Photo/IllutrationThe Asahi Shimbun

More voters are now picking the ruling Liberal Democratic Party ahead of the Oct. 22 Lower House election, while the numbers for Kibo no To (Party of hope) remain flat, an Asahi Shimbun survey showed.

Thirty-five percent of respondents in the survey said they would vote for the LDP in the proportional representation system if the election were held now, while 12 percent chose Kibo no To, led by Tokyo Governor Yuriko Koike.

Seven percent picked the new Constitutional Democratic Party of Japan (CDP), matching the ratio for Komeito, the LDP’s junior partner in the ruling coalition.

The nationwide survey conducted by phone on Oct. 3 and 4 showed positive numbers for Prime Minister Shinzo Abe and his LDP while Kibo no To appears to have lost some of its steam.

Among unaffiliated voters, 17 percent said they would vote for the LDP in an election held now, followed by 13 percent for Kibo no To, 7 percent for the Japanese Communist Party and 6 percent for the CDP.

The support rate for the Abe Cabinet rose to 40 percent from 36 percent in the previous survey conducted on Sept. 26 and 27, while the disapproval rate dipped from 39 percent to 38 percent.

Among respondents who do not support the Cabinet, 22 percent said they would cast their ballots for Kibo no To, followed by 15 percent for the CDP and 12 percent for the JCP.

The overall figure of 35 percent choosing the LDP was an improvement from 32 percent in the previous survey.

The ratio for Kibo no To, which was established on Sept. 25, was almost unchanged from 13 percent.

Eight percent of respondents picked the Democratic Party in the previous survey, but the opposition party has since been effectively dissolved.

Many Democratic Party lawmakers plan to run in the Oct. 22 Lower House election under the ticket of Kobo no To. Other former members, led by Yukio Edano, have just established the CDP as a left-leaning force in the election.

The Koike-led Kibo no To rocked the political world when it was established.

Asked if they have high expectations for Kibo no To, 45 percent in the previous survey replied “yes.” That ratio slid to 35 percent in the latest survey.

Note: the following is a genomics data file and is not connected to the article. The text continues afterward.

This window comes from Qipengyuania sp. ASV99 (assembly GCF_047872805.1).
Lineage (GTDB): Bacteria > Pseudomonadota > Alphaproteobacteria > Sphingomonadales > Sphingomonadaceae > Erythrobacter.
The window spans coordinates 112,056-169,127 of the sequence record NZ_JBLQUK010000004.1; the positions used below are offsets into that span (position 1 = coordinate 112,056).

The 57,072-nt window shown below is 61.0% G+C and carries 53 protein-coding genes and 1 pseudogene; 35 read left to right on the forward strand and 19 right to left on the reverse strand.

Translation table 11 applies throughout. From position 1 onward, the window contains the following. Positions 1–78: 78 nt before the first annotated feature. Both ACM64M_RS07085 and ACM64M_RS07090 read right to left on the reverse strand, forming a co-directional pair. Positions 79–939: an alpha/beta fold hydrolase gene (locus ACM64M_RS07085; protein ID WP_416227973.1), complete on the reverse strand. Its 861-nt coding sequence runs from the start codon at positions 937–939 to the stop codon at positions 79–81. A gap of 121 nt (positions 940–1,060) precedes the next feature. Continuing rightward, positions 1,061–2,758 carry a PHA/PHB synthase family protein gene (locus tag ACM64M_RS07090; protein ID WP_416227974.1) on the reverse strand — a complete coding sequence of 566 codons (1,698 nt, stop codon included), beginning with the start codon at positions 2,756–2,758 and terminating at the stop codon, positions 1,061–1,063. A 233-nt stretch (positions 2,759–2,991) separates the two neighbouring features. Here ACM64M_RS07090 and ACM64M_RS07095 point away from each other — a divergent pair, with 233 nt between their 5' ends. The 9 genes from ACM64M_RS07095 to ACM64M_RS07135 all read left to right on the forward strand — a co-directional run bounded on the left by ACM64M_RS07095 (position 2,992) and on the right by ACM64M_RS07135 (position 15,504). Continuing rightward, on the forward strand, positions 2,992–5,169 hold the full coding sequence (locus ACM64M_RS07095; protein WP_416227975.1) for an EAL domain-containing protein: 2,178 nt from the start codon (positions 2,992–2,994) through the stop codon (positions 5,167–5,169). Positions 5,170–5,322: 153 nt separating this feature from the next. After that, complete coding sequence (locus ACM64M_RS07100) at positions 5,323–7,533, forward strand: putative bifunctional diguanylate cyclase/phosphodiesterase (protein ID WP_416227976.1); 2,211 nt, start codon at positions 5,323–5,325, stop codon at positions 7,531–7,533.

Those who answered “no” increased to 50 percent from 39 percent.

Edano formed the CDP after Koike said her party would reject Democratic Party candidates who oppose the new national security legislation and constitutional amendments or hold other views different than those of Kibo no To.

Fifty-three percent of respondents said Koike’s decision was appropriate, compared with 25 percent who felt it was inappropriate.

On whether Koike should resign as Tokyo governor and run for a Lower House seat, 79 percent said she should remain at the governor’s post, which she won last year. Only 9 percent said she should seek a return to the Lower House now.

Forty-three percent of respondents said they hope the next administration will be centered on the LDP, while 33 percent want one consisting of parties that are not the LDP.

Among unaffiliated voters, however, 38 percent said they want an administration consisting of non-LDP parties, outnumbering the 26 percent who support one centered on the LDP.

Seventy percent of respondents said they are greatly interested or somewhat interested in the Oct. 22 election, up 5 percentage points from the previous survey. Thirty percent, down 5 percentage points, said they have low or zero interest in the election.

As for policy, 54 percent said the stance of the candidate or party on nuclear power generation will influence the way they will vote on Oct. 22, compared with 34 percent who said the issue was not important for their decision.

Sixty-six percent of voters who do not support the Abe Cabinet answered “yes” to the question on whether the nuclear issue will be an influencing factor on election day.

Forty-nine percent of LDP supporters said “yes” to the question, compared with 41 percent who replied “no.”

Among unaffiliated voters, 51 percent said “yes” and 34 percent said “no.”

The Asahi Shimbun contacted eligible voters whose phone numbers were chosen at random by computer. Valid responses were received from 551, or 51 percent, of the 1,074 voters with fixed-line telephone numbers, and 582, or 56 percent, of the 1,047 voters contacted on mobile phones.

(Fixed-line telephones covered by the survey excluded those in a part of Fukushima Prefecture.)